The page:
"Tim Wescott" <seemywebsite@myfooter.really> wrote in message 
news:EeCdnfynQ_Ddt6LFnZ2dnUU7-cGdnZ2d@giganews.com...
> You're not giving us a schematic. I suspect that some of the source of > jitter is more or less noise on the input side, which will cause jitter > that is more or less proportional to the delay. I suspect that the rest > of the jitter is more or less internal to the part, which will be more or > less constant.
The schematic is as simple as I can describe -- a diode discharges a capacitor, then lets it charge (from a PNP CCS). Cap voltage goes to Schmitt trigger and that's that. So it delays the rising edge by I = C * dV/dt. The strange thing is it's not zero at zero. Plot the points -- the intercept is at 1.22us (delay), with a slope of 102 ns jitter per us of delay. I suppose I'd expect the "zero" to floor at the device's intrinsic jitter (which is probably <1ns, and I'm not really equipped to measure that), and have a sqrt(x^2 + y^2) curve between the two. That's fine. The odd bit is why the jitter grows so quickly. Tim -- Seven Transistor Labs, LLC Electrical Engineering Consultation and Contract Design Website: http://seventransistorlabs.com
"Jim Thompson" <To-Email-Use-The-Envelope-Icon@On-My-Web-Site.com> wrote in 
message news:38bu3c1eoa004ep6d46b92tvcuudmco523@4ax.com...
> The 74HC014 creates hysteresis by switching in series and parallel > devices to change thresholds. A "soft" transition slowly moves the > threshold, thus the jitter.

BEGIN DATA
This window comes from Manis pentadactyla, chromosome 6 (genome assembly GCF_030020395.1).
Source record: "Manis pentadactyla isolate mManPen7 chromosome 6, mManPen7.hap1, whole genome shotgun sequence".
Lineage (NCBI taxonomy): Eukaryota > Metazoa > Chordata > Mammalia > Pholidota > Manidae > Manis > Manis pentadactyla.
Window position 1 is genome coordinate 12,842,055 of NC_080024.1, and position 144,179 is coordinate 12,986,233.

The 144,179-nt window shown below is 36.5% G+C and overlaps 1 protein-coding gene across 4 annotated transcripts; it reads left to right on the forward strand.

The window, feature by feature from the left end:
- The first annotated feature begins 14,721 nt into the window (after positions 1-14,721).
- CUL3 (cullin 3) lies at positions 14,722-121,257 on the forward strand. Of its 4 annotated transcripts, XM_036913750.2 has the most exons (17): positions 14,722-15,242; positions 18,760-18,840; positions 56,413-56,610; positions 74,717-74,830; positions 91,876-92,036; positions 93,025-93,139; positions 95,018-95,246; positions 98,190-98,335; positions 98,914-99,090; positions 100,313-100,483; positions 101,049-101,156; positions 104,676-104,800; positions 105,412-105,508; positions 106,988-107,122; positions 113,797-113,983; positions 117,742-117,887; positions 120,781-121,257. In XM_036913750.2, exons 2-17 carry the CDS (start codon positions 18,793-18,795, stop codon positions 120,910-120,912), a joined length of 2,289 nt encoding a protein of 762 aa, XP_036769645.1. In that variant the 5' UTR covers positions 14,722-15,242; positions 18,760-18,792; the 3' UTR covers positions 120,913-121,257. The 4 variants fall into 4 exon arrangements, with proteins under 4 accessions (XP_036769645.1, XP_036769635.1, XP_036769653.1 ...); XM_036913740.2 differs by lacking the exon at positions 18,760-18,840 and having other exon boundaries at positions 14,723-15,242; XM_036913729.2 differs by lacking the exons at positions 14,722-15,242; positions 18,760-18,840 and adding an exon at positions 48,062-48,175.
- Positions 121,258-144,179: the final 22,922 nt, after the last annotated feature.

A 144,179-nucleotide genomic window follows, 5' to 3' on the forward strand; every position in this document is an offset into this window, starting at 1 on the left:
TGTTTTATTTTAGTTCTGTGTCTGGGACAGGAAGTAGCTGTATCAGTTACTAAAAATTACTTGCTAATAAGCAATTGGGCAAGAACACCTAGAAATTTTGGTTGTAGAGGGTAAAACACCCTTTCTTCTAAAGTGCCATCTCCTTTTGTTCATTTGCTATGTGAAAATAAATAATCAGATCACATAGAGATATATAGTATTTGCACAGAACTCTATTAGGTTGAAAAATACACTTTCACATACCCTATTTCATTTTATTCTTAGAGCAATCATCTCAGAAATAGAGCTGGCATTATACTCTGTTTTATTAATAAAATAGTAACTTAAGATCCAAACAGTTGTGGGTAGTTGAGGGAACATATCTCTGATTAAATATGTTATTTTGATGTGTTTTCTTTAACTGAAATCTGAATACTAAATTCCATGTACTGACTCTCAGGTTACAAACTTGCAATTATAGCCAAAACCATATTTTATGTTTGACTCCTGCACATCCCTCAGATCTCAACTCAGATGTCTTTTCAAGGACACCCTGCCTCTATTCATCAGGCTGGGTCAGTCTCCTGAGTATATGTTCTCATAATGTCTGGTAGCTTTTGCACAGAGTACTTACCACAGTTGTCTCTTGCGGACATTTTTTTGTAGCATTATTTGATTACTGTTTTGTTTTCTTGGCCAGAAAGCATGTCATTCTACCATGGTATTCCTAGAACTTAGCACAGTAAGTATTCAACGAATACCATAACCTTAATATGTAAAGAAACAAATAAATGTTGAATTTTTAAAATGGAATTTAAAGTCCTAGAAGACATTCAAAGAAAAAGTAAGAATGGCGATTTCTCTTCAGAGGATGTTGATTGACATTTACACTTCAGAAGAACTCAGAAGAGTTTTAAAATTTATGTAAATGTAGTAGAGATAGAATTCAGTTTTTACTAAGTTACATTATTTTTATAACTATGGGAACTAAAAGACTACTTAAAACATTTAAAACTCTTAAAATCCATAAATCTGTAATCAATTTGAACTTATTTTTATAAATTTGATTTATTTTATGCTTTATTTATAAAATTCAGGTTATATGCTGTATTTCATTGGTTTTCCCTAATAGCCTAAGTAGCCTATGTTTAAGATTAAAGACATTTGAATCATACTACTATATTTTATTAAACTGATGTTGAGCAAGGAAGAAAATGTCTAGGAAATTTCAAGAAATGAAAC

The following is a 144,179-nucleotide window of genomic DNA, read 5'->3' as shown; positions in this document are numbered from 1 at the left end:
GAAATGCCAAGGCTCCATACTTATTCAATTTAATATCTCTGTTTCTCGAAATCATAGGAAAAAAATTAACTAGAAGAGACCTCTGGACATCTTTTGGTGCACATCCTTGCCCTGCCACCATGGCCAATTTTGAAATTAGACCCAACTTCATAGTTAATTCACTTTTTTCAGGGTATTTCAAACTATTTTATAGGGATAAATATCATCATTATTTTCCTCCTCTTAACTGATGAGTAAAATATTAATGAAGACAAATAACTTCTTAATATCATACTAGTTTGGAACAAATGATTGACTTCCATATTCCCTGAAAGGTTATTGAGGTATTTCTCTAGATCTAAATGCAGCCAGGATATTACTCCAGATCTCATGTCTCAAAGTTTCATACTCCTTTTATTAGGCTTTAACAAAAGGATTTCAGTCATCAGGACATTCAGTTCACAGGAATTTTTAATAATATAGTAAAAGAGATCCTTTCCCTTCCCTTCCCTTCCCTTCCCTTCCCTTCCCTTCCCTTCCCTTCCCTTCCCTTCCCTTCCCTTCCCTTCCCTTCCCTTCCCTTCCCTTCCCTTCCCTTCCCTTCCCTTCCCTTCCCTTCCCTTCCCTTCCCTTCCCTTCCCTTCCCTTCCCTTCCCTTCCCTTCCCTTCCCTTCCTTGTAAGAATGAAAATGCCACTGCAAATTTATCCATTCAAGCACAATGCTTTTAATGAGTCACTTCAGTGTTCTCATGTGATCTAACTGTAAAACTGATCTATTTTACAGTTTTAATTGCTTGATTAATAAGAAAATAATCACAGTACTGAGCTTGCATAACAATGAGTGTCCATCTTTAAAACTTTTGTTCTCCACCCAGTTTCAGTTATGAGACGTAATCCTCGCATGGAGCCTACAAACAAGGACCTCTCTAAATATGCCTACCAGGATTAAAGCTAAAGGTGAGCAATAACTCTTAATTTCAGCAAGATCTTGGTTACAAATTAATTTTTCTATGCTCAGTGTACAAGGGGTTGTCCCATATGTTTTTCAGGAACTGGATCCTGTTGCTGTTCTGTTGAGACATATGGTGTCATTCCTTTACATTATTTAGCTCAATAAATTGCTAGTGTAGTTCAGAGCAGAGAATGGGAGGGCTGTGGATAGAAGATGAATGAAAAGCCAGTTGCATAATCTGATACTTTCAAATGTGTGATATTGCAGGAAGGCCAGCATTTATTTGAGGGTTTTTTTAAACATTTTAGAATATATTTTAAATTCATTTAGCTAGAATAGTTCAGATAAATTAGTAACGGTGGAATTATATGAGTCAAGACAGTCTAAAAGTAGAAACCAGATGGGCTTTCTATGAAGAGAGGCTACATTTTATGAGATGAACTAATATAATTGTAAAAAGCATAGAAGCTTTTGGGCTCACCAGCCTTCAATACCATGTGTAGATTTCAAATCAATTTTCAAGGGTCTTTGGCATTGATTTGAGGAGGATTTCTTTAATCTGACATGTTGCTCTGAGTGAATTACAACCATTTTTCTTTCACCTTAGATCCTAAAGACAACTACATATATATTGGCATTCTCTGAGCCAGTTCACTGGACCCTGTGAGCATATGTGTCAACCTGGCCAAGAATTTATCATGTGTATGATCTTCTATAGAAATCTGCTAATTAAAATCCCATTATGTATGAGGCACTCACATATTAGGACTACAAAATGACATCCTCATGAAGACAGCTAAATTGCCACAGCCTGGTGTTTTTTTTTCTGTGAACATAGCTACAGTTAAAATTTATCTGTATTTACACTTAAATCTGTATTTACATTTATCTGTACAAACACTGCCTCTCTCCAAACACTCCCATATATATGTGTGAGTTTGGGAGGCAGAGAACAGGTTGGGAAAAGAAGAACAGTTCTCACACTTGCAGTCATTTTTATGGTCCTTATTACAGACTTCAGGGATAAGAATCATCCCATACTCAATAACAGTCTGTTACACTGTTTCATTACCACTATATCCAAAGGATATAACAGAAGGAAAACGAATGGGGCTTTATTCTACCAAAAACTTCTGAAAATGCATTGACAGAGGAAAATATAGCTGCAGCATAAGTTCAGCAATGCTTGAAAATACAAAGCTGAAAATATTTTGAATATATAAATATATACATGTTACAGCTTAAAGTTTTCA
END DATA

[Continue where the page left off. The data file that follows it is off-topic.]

Sure, but why does that make it more prone to jitter? Because it's putting the input stage in the class A range, with very damn near zero offset (between input level and threshold, because the threshold is a sliding target), so the loop gain is very high, greatly amplifying internal noise? Then, could a very poor gate (poorly designed, or poorly constructed), and a sufficiently slow input transition, actually cause output bounce because the internal state is amplifying that noise? Tim -- Seven Transistor Labs, LLC Electrical Engineering Consultation and Contract Design Website: http://seventransistorlabs.com
"John Larkin" <jjlarkinxyxy@highlandtechnology.com> wrote in message 
news:bkcu3c98gn8lqp24d5chlqmc9mb2lnovn5@4ax.com...
> Schmitt gates are not precise, and threshold varies with temperature > and Vcc.
I was very particular to say 74HC7014, not 74HC14. Look it up!
> A tiny amount of induced 60 Hz or EMI will add jitter, > especially if you have a small timing capacitor. Do your longer delays > use smaller caps?
Good question. I didn't mention what was varying in the test. Same cap, different current. It's a 47pF cap, FWIW.
> Our ROT for RC-ramp (or current-source-C) delay generators is that RMS > jitter is roughly 1/20000 of delay, using a real comparator.
The '7014 is peculiar, so it's not clear to me whether it has a comparator structure or a more conventional CMOS Schmitt trigger structure (just cleaned up or compensated somehow to achieve the relatively precision threshold). It's definitely not a "real comparator", in the sense of one with 1000s of voltage gain, and GBW to spare, where you'll get a nice sharp ratio like that. I would expect jitter as a ratio of delay, but the offset is weird. Tim -- Seven Transistor Labs, LLC Electrical Engineering Consultation and Contract Design Website: http://seventransistorlabs.com
On Wednesday, November 30, 2016 at 12:21:49 PM UTC-8, John Larkin wrote:
> On Wed, 30 Nov 2016 13:33:02 -0600, "Tim Williams" > <tiwill@seventransistorlabs.com> wrote:
[about CMOS schmitt jitter]
> >| Delay (us) | Jitter (ns pk) > >| 5.7 | 460 > >| 2.92 | 170 > >| 1.45 | 26 > >| 0.72 | < 10 > > > >Input is a linear capacitor charging slope. Delay is the time taken from > >the reset voltage (about 0.5V) until crossing the input threshold.